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Dilemma in Europe

Print edition : Nov 19, 2010 T+T-
May 15, 1968, Sorbonne University, Paris: Student protesters who demanded a say in a stifling post-War society. Soon they were joined by factory workers and others.-AFP

May 15, 1968, Sorbonne University, Paris: Student protesters who demanded a say in a stifling post-War society. Soon they were joined by factory workers and others.-AFP

The Left's defence of the welfare state is hampered by its inability to suggest an alternative to capitalism where its resistance can succeed.

THE recent developments in France take one back to May 1968. The militancy of workers, the coming together of workers and students, the wave of sympathy for the striking workers, and the open defiance of the logic of the system are all reminiscent of May 1968. There is, however, a fundamental difference. In May 1968, the workers were not striking for economic demands. Theirs was a political challenge, a contestation of the structures, to use a contemporary phrase, and President Charles de Gaulle actually broke up the uprising by using economic measures, announcing an across-the-board wage increase, which, coming out of the blue, divided the workers. Today, the demand itself is economic, that the age at which pensions can be accessed should not be increased, and President Nicolas Sarkozy is using political measures, such as getting parliamentary approval for his reforms, and the state machinery to defeat the workers.

The workers today do not have any political demands, which shows how far political transformation has receded from the agenda of even the most militant of present-day workers' struggles; they do not even have any alternative vision of an economic arrangement different from the present one, which could act as a transitional demand leading to a politicisation of the current struggle over a period of time.

In other words, the present struggle, remarkably militant though it is, is not informed by any alternative vision of an arrangement different from capitalism; it is not even informed by any alternative vision different from European capitalism in its present form. It is an uncompromising struggle to defend the gains of the welfare state, but within capitalism as it exists today. The uncompromising nature of the struggle is admirable; but the absence of any perspective on how to resolve the contradiction between the welfare state and the demands of contemporary capitalism is a serious flaw. This absence, in turn, is traceable to a fundamental problem faced by the European Left.

The fact that wage cuts, if resorted to by each country to overcome its crisis, aggravate the crisis for all; and the fact that exchange rate depreciations, if undertaken by each country as a means of resolving its crisis, aggravate the crisis for all, are indubitable. These measures could work in the case of a single country in raising its aggregate demand through an increase in its net exports provided it was alone in following them and no other country adopted similar measures. But when all follow such measures, they collectively ensure a worsening of the crisis for each one of them. What appears to each individual country as rational is in the aggregate irrational.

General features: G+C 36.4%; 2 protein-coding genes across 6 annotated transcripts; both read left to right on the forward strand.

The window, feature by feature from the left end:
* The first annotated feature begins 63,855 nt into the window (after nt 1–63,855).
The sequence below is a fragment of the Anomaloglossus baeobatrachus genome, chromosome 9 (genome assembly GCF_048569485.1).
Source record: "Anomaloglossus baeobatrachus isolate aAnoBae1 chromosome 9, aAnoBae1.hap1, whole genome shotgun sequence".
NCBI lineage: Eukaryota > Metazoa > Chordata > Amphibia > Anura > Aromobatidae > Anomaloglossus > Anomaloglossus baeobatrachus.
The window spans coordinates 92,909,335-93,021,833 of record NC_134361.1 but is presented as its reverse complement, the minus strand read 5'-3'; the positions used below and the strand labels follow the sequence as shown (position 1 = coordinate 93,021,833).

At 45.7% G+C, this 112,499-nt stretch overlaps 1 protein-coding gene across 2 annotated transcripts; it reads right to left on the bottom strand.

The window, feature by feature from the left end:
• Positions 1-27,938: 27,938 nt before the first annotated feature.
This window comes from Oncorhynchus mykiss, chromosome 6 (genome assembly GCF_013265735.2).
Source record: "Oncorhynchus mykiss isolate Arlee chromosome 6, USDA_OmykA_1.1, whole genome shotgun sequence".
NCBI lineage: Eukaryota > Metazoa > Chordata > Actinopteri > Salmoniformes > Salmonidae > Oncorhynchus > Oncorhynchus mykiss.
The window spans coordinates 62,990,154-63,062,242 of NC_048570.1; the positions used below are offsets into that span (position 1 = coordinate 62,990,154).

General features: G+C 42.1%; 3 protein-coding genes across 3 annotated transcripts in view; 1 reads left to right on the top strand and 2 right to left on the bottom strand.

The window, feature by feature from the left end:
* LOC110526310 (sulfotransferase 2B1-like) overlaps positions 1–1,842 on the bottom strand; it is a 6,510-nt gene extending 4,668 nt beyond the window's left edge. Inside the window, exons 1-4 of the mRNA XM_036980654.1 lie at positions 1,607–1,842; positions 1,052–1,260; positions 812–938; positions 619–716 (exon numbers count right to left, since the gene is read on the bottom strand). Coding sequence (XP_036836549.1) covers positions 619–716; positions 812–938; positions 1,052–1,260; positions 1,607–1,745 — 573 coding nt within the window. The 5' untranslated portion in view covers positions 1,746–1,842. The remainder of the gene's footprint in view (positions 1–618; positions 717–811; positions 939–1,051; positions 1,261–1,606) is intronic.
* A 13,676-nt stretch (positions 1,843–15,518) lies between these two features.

The opposite is also true. What is collectively rational may be individually irrational, in the sense that if all countries followed similar measures then all would be better off, but if a single country followed the measure while others did not then it would come to grief. A rise in wages everywhere, for instance in the midst of a crisis, or a synchronous increase in the fiscal deficits in all countries, will improve the situation for all. But if only one country increased its wages while others did not, then in a universe of liberalised trade its aggregate demand is likely to decrease through a reduction in its net exports; likewise, if one country increased its fiscal deficit while others did not, then in a universe of financial fluidity it runs the risk of financial outflows and hence insolvency.

Two ways to do it

It follows that if welfare state measures have to be strengthened as a means of overcoming the crisis, then quite apart from the political objections from capitalists and in particular from financial quarters (who dislike all forms of state activism except those that directly serve their own interests), there is another fundamental hurdle. This consists in the fact that such measures should be adopted either collectively or by an individual country provided it delinks itself from the universe of liberalised trade and financial flows. And exactly the same holds for the defence of welfare state measures.

Now, coordinated action involving all major actors in the global economy does not appear feasible at present. On the other hand, the Left in no country in Europe is thinking in terms of delinking its economy from the vortex of globalisation: indeed all segments of the European Left are resolutely opposed to any revival of protected national economies. Besides, such a revival does not make much sense for the comparatively small, already globally well-integrated and not even potentially self-reliant economies of the European Union.